You’ve now seen that rehosting and replatforming aren’t the most appropriate solutions because they don’t deliver the full benefits of migrating to the cloud. We’ve also illustrated that refactoring might be the best solution. But now the next question is: Why stay with Java in the first place when migrating legacy Java applications to the cloud? After all, isn’t Java declining in popularity?

Sure, in some programming language index rankings, Java might have dropped a few spots. But, in RedMonk’s recent programming language popularity rankings, Java surged up the rankings to share the second spot with Python. This is simply because Java still continues to impress with its performance and its ability to adapt to a continuously evolving technology landscape. 

In addition, Java has several other things going for it. For instance, Java:

  • Is easy to learn with a robust and predictable set of rules that govern code structure. 
  • Has a rich set of APIs that allow it to be used for a variety of purposes, from web development to complex applications and cloud-native microservices.
  • Has an extensive tool ecosystem that makes software development with Java easier and simplifies development and deployment. 
  • Is continuing to evolve to keep up with the changing technology landscape while still ensuring backward compatibility with earlier releases. This is evident through its continuous release cycle incorporating both long-term support (LTS) and non-LTS releases. It was also recently announced that the LTS release cadence will be reduced from three years to two years.

Considering the above, and its increased popularity, it’s clear that Java has secured its place in the software development world for some time to come.

Related: Succeed with an Application Modernization Roadmap

The Steps You’ll Need To Follow

Now that we’ve looked at the approach you’ll need to follow when migrating legacy Java applications to the cloud, we’ve, in a sense, looked at one part of the “how.” But it’s important to delve deeper, so we’ll look at the other part in more detail.

Simply put, when migrating to the cloud, a gradual approach is vital. In other words, you shouldn’t attempt a complete modernization across all the layers of your legacy applications at once.

So, for example, let’s assume that you have a legacy application that you want to modernize and migrate to the cloud. In this case, you’ll need to migrate the application’s front end, business logic, and database.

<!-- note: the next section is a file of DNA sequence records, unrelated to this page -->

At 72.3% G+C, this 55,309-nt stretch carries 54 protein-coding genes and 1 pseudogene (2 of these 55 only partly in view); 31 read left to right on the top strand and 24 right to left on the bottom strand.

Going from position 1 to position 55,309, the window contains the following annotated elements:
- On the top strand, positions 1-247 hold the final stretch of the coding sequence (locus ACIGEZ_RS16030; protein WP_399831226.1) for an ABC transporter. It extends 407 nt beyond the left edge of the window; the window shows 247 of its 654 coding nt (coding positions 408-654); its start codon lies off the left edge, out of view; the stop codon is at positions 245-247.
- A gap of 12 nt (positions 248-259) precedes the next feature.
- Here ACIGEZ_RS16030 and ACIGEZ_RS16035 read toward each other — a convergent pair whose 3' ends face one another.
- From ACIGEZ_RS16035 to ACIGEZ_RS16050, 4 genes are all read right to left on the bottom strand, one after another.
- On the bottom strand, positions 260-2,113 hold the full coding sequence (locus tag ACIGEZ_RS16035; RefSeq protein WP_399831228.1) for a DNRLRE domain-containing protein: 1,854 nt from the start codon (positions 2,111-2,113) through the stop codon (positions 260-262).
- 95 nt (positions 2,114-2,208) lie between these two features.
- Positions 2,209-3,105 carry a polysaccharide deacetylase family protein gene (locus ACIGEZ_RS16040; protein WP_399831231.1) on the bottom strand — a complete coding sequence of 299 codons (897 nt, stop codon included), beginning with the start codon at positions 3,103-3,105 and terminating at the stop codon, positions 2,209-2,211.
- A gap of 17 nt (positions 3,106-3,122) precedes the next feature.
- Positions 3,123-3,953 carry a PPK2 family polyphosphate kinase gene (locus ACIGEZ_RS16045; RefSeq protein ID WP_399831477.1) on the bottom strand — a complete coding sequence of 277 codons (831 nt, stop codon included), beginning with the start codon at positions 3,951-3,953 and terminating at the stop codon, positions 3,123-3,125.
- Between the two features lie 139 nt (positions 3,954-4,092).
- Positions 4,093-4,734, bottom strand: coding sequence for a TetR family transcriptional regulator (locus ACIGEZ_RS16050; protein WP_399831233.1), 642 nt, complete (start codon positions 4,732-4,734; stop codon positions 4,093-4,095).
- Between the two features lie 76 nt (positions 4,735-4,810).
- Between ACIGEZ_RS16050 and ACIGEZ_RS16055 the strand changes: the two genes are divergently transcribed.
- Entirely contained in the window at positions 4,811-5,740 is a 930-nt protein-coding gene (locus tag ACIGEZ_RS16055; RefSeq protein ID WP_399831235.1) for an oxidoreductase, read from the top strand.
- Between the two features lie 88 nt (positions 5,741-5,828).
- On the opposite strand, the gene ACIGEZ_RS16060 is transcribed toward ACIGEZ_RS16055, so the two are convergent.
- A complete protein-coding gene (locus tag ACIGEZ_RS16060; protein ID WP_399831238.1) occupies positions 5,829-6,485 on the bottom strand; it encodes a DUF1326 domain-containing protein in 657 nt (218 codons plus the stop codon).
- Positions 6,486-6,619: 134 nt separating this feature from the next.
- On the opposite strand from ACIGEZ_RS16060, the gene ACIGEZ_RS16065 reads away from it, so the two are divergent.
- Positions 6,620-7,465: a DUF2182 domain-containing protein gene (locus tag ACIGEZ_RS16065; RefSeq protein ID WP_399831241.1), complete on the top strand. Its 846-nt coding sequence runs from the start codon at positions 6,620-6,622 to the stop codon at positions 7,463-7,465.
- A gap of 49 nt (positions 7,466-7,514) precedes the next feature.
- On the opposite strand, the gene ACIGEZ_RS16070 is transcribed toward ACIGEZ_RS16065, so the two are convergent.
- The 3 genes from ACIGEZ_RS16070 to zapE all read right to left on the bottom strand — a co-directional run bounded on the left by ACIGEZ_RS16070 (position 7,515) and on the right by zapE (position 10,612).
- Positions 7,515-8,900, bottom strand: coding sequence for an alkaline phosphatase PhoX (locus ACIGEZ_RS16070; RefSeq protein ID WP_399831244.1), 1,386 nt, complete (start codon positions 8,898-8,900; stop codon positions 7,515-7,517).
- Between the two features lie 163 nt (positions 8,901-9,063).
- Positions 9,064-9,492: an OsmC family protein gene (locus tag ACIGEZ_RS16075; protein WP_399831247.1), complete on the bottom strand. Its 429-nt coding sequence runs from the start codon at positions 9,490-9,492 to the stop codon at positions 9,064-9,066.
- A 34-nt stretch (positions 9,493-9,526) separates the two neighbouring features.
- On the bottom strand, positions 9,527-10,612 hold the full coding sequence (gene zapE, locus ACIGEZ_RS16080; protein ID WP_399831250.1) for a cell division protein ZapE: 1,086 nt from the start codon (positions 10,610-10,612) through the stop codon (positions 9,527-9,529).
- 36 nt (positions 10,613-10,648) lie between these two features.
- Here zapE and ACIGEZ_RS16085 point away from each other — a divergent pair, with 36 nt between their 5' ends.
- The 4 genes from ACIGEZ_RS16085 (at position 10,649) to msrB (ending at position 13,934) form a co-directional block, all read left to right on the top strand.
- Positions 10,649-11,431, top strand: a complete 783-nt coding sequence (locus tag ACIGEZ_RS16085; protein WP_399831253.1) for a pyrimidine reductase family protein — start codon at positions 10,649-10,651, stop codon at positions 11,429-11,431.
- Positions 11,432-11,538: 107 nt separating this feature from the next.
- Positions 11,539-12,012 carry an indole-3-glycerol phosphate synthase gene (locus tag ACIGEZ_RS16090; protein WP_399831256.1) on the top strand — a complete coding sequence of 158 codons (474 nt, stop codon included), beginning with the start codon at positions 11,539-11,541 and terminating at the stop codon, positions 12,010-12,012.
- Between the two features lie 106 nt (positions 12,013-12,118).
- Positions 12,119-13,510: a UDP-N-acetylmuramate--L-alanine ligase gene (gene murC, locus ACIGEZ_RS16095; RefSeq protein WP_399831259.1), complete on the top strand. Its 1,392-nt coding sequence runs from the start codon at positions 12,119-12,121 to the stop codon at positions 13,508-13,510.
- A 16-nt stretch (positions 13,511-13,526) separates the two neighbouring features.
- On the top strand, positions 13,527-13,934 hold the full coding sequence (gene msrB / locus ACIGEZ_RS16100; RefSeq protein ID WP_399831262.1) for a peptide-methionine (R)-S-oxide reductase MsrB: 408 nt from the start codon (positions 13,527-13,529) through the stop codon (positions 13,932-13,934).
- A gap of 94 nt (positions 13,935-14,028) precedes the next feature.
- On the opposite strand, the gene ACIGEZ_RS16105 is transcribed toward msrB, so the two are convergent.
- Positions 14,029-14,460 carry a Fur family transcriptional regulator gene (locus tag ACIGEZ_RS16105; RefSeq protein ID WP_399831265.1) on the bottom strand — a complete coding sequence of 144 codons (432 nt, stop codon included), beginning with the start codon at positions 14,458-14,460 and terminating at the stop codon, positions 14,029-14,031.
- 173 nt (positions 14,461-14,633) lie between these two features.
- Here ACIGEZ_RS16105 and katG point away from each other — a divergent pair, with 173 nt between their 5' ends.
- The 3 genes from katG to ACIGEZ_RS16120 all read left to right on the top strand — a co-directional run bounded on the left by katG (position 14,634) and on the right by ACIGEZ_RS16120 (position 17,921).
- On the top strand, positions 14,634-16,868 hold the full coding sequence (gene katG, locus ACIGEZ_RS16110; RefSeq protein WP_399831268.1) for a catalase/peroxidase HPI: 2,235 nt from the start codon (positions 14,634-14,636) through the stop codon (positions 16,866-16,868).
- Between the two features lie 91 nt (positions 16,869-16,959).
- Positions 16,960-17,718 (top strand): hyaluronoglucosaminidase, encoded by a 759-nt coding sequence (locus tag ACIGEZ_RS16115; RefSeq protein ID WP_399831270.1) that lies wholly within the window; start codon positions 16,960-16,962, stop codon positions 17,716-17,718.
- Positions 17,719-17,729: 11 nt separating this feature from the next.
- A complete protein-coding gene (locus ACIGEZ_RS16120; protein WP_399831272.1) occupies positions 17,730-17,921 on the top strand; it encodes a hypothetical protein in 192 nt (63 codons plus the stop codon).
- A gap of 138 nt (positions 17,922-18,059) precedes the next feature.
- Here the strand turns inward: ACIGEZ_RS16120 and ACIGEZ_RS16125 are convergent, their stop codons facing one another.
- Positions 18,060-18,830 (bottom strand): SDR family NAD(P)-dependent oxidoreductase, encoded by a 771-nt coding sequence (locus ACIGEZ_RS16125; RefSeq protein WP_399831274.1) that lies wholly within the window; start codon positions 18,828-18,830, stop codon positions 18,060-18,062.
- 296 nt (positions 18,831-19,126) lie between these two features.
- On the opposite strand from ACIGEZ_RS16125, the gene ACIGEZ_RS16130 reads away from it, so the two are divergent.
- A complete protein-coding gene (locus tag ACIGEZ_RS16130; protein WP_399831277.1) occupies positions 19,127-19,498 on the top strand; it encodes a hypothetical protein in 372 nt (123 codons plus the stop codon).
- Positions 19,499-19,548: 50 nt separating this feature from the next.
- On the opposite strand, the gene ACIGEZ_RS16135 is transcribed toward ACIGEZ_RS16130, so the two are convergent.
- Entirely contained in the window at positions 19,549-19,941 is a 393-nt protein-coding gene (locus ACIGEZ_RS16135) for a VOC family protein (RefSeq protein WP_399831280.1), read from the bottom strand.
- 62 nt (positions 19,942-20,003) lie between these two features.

The best way to do this is by starting with the business logic. Here, you’ll be able to see what parts of the business logic performs what functions. You’ll then be able to decouple these from the monolithic application and break each into separate


The tools mentioned earlier can help you assess your application’s readiness for modernization, which parts of your application to prioritize first, and identify the optimal business-domain microservices. During the process, they can also help you manage the modernization process, which allows you to accelerate cloud-native migrations.

You’ll then be able to build micro front ends for each service, and, once done, you can migrate the database for your application. Today’s technologies can help you simplify this process through database dependency discovery which discovers, detects, and reports which database tables are used by which services when decomposing a monolithic application.

Ultimately, in this way, you’ll take a structured and systematic approach to modernize your application. 

Future-Proofing Your Business

Simply put, when migrating legacy Java applications to the cloud, you’ll get to enjoy a wealth of benefits that not only makes your business more efficient, but also allows you to serve your customers better, innovate faster, and generate more revenue.

The thing is, to get all these benefits, you’ll need to use the right approach and process to ensure that the modernization of your applications is a success. Hopefully, this post helped illustrate this process and steps in more detail.

When looking for a platform to make this process easier, vFunction is the perfect fit. Our platform for developers and architects is compatible with all major Java platforms. It intelligently and automatically transforms complex monolithic Java applications into microservices that allow you to take advantage of the benefits of migrating to the cloud.

To learn more about our platform and how it can help you, why not request a demo today.